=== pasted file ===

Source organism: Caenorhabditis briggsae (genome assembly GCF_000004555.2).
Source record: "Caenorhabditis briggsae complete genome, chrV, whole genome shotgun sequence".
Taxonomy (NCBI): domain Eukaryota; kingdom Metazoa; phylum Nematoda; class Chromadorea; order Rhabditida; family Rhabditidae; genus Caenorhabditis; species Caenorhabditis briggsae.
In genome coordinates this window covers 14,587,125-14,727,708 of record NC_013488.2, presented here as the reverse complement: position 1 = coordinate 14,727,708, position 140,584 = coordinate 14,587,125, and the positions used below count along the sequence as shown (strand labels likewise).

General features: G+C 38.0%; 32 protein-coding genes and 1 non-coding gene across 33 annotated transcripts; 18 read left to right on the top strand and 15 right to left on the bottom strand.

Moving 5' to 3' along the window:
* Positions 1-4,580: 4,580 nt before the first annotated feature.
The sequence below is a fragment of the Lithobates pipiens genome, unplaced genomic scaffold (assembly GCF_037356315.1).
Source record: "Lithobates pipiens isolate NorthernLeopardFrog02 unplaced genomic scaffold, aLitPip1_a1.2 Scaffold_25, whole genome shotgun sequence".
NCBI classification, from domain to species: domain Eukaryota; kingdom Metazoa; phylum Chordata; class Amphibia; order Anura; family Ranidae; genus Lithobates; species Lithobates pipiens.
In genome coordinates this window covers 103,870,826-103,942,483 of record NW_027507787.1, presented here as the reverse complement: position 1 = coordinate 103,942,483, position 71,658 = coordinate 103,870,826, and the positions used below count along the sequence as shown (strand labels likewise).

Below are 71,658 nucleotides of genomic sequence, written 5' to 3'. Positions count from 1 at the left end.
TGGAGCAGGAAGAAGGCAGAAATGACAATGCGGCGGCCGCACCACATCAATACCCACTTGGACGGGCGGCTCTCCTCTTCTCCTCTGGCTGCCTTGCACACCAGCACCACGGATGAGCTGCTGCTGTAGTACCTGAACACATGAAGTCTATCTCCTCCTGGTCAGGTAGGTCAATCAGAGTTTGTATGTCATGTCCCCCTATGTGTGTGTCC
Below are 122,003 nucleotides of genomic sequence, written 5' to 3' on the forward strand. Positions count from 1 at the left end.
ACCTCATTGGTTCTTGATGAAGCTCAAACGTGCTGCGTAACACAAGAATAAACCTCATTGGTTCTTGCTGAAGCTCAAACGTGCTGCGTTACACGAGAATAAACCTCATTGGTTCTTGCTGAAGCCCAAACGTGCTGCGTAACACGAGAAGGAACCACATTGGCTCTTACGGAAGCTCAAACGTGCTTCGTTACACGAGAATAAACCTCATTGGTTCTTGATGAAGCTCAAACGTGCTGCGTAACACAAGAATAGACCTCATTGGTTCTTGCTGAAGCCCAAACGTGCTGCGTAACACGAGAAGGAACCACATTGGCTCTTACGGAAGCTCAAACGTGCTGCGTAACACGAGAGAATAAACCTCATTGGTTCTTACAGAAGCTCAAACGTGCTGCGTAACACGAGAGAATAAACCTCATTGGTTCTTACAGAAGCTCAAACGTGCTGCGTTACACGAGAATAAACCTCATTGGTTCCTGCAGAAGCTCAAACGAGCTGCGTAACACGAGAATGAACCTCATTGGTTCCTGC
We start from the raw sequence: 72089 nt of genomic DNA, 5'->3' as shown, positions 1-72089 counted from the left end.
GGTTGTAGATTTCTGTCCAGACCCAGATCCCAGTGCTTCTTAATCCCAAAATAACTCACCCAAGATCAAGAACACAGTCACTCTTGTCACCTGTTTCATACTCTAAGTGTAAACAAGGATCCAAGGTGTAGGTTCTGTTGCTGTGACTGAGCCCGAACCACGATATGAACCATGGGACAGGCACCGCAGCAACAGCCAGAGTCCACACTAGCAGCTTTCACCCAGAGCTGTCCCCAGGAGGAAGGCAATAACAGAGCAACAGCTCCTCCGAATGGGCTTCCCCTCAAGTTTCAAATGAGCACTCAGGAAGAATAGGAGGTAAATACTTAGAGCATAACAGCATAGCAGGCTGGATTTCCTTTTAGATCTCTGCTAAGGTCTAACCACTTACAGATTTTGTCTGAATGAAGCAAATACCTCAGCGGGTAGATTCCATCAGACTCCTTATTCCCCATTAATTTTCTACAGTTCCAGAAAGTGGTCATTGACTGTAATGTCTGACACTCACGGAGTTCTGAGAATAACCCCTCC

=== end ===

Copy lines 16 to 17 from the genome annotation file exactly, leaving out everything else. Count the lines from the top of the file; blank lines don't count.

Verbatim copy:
We start from the raw sequence: 72089 nt of genomic DNA, 5'->3' as shown, positions 1-72089 counted from the left end.
GGTTGTAGATTTCTGTCCAGACCCAGATCCCAGTGCTTCTTAATCCCAAAATAACTCACCCAAGATCAAGAACACAGTCACTCTTGTCACCTGTTTCATACTCTAAGTGTAAACAAGGATCCAAGGTGTAGGTTCTGTTGCTGTGACTGAGCCCGAACCACGATATGAACCATGGGACAGGCACCGCAGCAACAGCCAGAGTCCACACTAGCAGCTTTCACCCAGAGCTGTCCCCAGGAGGAAGGCAATAACAGAGCAACAGCTCCTCCGAATGGGCTTCCCCTCAAGTTTCAAATGAGCACTCAGGAAGAATAGGAGGTAAATACTTAGAGCATAACAGCATAGCAGGCTGGATTTCCTTTTAGATCTCTGCTAAGGTCTAACCACTTACAGATTTTGTCTGAATGAAGCAAATACCTCAGCGGGTAGATTCCATCAGACTCCTTATTCCCCATTAATTTTCTACAGTTCCAGAAAGTGGTCATTGACTGTAATGTCTGACACTCACGGAGTTCTGAGAATAACCCCTCC